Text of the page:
There are certainly, and understandably, a lot of restrictions surrounding travel right now, but what if we told you that you could venture somewhere where none of these limitations currently exist? That’s right. Your first trip into space may not be as far away as you might think.
Space Perspective, a “human space flight company,” is offering adventurous, adrenaline-seeking travelers the remarkable opportunity to venture to the edge of space.
The company recently revealed its new vessel, the Spaceship Neptune, a “high-performance balloon and pressurized capsule” that will transport passengers and research payloads outside Earth’s atmosphere.
- See also:
A research payload consists of instruments for experimentation and data collection.
“We’re committed to fundamentally changing the way people have access to space – both to perform much-needed research to benefit life on Earth and to affect how we view and connect with our planet,” the founder and co-CEO of Space Perspective, Jane Poynter, said in a release. “Today, it is more crucial than ever to see Earth as a planet, a spaceship for all humanity and our global biosphere.”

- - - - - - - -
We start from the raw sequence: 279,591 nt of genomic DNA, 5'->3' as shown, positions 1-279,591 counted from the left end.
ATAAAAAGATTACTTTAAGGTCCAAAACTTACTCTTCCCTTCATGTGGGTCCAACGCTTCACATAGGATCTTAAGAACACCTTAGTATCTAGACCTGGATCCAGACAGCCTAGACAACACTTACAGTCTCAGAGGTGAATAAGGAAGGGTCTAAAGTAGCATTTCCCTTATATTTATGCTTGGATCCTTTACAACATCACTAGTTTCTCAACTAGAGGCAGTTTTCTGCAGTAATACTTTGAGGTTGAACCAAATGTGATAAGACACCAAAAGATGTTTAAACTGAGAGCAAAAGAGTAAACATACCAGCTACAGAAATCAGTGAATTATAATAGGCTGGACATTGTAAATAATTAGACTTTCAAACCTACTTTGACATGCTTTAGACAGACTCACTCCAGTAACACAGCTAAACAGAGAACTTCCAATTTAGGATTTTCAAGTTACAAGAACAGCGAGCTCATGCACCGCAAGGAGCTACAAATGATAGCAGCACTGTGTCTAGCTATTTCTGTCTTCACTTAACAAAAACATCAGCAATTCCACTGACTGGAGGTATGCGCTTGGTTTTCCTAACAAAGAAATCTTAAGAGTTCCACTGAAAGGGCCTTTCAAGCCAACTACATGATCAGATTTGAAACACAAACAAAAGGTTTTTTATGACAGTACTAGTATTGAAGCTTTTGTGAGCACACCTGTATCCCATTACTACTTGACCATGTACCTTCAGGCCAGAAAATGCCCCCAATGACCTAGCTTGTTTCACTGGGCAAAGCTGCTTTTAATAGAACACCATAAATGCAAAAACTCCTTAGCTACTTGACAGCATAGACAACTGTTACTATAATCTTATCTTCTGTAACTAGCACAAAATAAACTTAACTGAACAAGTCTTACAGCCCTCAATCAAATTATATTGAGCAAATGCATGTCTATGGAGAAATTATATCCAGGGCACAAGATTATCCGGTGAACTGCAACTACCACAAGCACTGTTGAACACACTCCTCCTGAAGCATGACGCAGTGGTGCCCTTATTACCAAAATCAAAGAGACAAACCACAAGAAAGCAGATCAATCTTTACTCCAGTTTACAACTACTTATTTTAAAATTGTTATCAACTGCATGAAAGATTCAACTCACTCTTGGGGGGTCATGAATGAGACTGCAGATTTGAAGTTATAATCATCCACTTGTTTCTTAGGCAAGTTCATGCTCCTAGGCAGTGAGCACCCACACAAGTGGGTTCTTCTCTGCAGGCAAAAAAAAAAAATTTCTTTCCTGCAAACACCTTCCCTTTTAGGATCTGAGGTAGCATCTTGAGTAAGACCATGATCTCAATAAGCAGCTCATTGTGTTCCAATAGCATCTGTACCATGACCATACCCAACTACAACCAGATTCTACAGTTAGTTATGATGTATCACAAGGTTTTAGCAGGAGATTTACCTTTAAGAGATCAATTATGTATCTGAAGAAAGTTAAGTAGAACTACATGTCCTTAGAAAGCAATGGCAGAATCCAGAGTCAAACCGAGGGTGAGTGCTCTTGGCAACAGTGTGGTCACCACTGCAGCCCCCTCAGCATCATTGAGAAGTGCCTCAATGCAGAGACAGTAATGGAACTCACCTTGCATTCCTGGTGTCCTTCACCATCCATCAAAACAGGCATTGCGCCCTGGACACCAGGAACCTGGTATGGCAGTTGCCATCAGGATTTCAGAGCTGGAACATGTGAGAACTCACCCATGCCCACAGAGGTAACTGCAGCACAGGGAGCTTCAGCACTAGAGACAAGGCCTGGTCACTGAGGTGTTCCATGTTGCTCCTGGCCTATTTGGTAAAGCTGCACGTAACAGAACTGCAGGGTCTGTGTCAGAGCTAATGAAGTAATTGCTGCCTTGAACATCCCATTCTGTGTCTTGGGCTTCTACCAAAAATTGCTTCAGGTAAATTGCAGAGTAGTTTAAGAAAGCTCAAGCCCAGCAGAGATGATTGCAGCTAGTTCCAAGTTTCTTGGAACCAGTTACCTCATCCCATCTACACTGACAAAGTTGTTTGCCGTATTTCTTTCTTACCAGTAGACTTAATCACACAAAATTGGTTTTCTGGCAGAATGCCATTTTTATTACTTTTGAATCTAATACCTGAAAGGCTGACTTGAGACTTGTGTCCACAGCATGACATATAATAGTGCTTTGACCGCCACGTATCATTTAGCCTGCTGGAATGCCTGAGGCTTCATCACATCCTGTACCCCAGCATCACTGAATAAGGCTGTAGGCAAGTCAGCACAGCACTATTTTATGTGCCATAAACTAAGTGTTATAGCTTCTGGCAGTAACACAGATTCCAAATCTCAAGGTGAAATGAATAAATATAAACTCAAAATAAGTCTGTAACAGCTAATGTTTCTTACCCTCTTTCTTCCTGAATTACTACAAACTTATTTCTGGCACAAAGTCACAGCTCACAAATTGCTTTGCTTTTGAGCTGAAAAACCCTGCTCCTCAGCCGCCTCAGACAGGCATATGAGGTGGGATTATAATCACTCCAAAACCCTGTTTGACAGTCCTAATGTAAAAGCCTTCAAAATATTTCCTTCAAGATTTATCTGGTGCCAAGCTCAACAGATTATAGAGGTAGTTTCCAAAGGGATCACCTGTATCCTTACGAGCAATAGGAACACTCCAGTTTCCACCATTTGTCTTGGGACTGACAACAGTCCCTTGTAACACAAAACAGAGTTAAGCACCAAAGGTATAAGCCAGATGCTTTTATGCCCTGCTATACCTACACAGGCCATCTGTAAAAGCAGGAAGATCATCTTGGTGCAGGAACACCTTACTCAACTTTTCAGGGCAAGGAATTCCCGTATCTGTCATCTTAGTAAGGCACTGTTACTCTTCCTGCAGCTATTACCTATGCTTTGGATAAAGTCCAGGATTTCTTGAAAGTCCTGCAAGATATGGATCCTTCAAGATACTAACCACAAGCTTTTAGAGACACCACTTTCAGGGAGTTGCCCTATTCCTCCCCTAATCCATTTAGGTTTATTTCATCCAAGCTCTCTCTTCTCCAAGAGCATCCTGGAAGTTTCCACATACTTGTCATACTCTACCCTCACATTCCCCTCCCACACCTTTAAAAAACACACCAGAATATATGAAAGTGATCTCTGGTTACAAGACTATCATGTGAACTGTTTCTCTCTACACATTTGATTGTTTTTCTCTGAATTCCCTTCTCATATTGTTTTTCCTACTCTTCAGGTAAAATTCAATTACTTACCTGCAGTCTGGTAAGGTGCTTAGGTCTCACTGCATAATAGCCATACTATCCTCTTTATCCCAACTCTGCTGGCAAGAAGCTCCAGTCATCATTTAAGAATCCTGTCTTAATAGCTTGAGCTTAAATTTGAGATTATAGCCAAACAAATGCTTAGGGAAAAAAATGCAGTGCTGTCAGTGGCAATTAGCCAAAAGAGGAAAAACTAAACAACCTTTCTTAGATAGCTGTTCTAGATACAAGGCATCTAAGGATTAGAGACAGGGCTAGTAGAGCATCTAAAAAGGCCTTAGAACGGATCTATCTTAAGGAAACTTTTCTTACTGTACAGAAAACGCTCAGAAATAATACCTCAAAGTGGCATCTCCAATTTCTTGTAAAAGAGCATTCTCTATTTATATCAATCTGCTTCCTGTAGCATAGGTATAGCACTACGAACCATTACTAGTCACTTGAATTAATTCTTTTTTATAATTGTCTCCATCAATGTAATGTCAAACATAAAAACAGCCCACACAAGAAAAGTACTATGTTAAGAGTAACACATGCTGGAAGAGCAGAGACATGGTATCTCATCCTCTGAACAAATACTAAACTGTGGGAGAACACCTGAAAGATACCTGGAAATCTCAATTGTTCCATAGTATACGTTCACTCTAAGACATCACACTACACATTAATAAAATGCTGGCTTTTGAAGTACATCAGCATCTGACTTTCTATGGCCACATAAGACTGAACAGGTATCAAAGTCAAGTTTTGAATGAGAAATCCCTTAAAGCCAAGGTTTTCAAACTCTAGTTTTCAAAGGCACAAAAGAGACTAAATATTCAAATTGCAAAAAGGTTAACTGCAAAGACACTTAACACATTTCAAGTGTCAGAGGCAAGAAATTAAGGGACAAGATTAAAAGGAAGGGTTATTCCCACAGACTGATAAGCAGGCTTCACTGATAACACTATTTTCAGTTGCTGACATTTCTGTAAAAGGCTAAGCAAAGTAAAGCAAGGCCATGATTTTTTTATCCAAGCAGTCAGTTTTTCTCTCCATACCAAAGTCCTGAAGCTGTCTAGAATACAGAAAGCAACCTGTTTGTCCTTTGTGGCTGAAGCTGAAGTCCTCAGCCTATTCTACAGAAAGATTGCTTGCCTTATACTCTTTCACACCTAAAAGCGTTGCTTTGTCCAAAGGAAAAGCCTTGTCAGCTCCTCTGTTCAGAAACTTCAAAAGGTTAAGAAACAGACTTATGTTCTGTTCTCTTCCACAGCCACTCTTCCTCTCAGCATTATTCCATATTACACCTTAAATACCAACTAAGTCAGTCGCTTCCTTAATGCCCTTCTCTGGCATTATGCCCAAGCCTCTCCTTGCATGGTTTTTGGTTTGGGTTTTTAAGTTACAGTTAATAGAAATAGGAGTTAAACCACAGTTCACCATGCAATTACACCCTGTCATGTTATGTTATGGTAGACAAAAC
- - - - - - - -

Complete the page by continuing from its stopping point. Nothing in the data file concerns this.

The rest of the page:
The creation of Spaceship Neptune was motivated and inspired to ensure the highest level of safety and accessibility as well as produce “near-zero-emissions” for operations across the world, the release explains. The balloon is equal to the length of a football stadium, and the pressurized capsule allows ample space for passengers to sit comfortably.
The vessel itself is flown and operated by a pilot and can hold up to eight passengers — which the company describes as “Explorers.” The journey will take six hours to venture to the edge of space and back, “where only 20 people have been before,” the release states.
The journey will take passengers and research payloads on a two-hour ascent above “99% of the world’s atmosphere to 100,000 feet,” where it remains above Earth for upwards of two hours, providing passengers with the opportunity to capture and share their experience.
Neptune then descends for two hours under the balloon where it will land in the ocean, and passengers will be picked up by a ship, along with the capsule and balloon.
While no official date has been set for a commercial flight aboard the Spaceship Neptune, the first uncrewed test flight is scheduled for early 2021, and Space Perspective anticipates launching from the iconic Kennedy Space Center in Florida.